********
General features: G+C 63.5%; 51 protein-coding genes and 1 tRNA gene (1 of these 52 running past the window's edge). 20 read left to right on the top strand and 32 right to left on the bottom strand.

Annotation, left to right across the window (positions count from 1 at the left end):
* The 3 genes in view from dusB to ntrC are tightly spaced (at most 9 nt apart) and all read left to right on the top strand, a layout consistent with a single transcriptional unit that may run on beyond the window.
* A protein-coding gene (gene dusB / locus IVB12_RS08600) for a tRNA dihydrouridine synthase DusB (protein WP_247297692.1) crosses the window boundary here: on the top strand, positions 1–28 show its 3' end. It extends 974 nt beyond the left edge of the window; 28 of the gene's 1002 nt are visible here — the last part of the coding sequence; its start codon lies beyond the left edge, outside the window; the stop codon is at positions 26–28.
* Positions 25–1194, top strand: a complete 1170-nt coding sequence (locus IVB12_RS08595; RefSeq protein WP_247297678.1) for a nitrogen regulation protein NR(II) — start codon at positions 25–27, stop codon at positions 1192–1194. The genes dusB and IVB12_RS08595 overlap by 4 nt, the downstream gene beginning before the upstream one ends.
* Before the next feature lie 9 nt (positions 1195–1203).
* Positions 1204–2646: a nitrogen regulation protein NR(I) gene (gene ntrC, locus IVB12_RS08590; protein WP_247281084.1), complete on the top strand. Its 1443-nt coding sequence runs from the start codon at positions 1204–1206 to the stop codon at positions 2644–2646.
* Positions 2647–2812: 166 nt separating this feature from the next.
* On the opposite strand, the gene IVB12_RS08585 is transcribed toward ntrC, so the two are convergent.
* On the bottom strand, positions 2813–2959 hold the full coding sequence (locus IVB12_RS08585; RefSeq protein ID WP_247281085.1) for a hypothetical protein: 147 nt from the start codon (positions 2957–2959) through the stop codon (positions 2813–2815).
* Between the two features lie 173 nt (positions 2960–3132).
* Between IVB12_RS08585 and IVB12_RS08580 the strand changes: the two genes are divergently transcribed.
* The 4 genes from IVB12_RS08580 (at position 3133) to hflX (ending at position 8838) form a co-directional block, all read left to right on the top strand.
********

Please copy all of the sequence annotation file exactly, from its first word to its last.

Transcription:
General features: G+C 63.5%; 51 protein-coding genes and 1 tRNA gene (1 of these 52 running past the window's edge). 20 read left to right on the top strand and 32 right to left on the bottom strand.

Annotation, left to right across the window (positions count from 1 at the left end):
* The 3 genes in view from dusB to ntrC are tightly spaced (at most 9 nt apart) and all read left to right on the top strand, a layout consistent with a single transcriptional unit that may run on beyond the window.
* A protein-coding gene (gene dusB / locus IVB12_RS08600) for a tRNA dihydrouridine synthase DusB (protein WP_247297692.1) crosses the window boundary here: on the top strand, positions 1–28 show its 3' end. It extends 974 nt beyond the left edge of the window; 28 of the gene's 1002 nt are visible here — the last part of the coding sequence; its start codon lies beyond the left edge, outside the window; the stop codon is at positions 26–28.
* Positions 25–1194, top strand: a complete 1170-nt coding sequence (locus IVB12_RS08595; RefSeq protein WP_247297678.1) for a nitrogen regulation protein NR(II) — start codon at positions 25–27, stop codon at positions 1192–1194. The genes dusB and IVB12_RS08595 overlap by 4 nt, the downstream gene beginning before the upstream one ends.
* Before the next feature lie 9 nt (positions 1195–1203).
* Positions 1204–2646: a nitrogen regulation protein NR(I) gene (gene ntrC, locus IVB12_RS08590; protein WP_247281084.1), complete on the top strand. Its 1443-nt coding sequence runs from the start codon at positions 1204–1206 to the stop codon at positions 2644–2646.
* Positions 2647–2812: 166 nt separating this feature from the next.
* On the opposite strand, the gene IVB12_RS08585 is transcribed toward ntrC, so the two are convergent.
* On the bottom strand, positions 2813–2959 hold the full coding sequence (locus IVB12_RS08585; RefSeq protein ID WP_247281085.1) for a hypothetical protein: 147 nt from the start codon (positions 2957–2959) through the stop codon (positions 2813–2815).
* Between the two features lie 173 nt (positions 2960–3132).
* Between IVB12_RS08585 and IVB12_RS08580 the strand changes: the two genes are divergently transcribed.
* The 4 genes from IVB12_RS08580 (at position 3133) to hflX (ending at position 8838) form a co-directional block, all read left to right on the top strand.